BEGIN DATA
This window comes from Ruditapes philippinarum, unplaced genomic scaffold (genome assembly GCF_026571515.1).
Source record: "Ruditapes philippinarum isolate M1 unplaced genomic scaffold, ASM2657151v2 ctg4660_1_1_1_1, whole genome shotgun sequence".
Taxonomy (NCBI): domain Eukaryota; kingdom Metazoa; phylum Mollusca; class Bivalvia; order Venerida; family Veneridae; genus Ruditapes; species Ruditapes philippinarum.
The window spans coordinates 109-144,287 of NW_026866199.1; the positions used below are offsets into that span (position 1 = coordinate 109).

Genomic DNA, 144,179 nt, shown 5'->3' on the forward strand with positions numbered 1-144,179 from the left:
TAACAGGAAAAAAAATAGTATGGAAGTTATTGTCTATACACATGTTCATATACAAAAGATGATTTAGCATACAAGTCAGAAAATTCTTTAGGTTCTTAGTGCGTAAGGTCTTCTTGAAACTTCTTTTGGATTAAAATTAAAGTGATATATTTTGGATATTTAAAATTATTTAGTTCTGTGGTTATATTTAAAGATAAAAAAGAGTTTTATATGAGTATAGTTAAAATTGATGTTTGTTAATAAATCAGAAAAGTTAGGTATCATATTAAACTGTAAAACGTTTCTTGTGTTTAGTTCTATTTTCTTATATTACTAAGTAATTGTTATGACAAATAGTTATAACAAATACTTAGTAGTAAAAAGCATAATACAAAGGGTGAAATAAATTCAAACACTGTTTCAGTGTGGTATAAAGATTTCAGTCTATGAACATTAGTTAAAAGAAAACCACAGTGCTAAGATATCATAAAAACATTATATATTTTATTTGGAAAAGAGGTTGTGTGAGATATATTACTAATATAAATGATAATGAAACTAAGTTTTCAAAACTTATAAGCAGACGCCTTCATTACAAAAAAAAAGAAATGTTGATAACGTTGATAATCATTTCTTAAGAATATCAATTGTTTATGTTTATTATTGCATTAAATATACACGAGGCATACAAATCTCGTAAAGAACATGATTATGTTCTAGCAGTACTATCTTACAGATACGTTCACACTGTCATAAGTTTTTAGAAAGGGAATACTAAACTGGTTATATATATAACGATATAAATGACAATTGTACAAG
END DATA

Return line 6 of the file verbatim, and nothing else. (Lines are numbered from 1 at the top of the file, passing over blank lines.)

TAACAGGAAAAAAAATAGTATGGAAGTTATTGTCTATACACATGTTCATATACAAAAGATGATTTAGCATACAAGTCAGAAAATTCTTTAGGTTCTTAGTGCGTAAGGTCTTCTTGAAACTTCTTTTGGATTAAAATTAAAGTGATATATTTTGGATATTTAAAATTATTTAGTTCTGTGGTTATATTTAAAGATAAAAAAGAGTTTTATATGAGTATAGTTAAAATTGATGTTTGTTAATAAATCAGAAAAGTTAGGTATCATATTAAACTGTAAAACGTTTCTTGTGTTTAGTTCTATTTTCTTATATTACTAAGTAATTGTTATGACAAATAGTTATAACAAATACTTAGTAGTAAAAAGCATAATACAAAGGGTGAAATAAATTCAAACACTGTTTCAGTGTGGTATAAAGATTTCAGTCTATGAACATTAGTTAAAAGAAAACCACAGTGCTAAGATATCATAAAAACATTATATATTTTATTTGGAAAAGAGGTTGTGTGAGATATATTACTAATATAAATGATAATGAAACTAAGTTTTCAAAACTTATAAGCAGACGCCTTCATTACAAAAAAAAAGAAATGTTGATAACGTTGATAATCATTTCTTAAGAATATCAATTGTTTATGTTTATTATTGCATTAAATATACACGAGGCATACAAATCTCGTAAAGAACATGATTATGTTCTAGCAGTACTATCTTACAGATACGTTCACACTGTCATAAGTTTTTAGAAAGGGAATACTAAACTGGTTATATATATAACGATATAAATGACAATTGTACAAG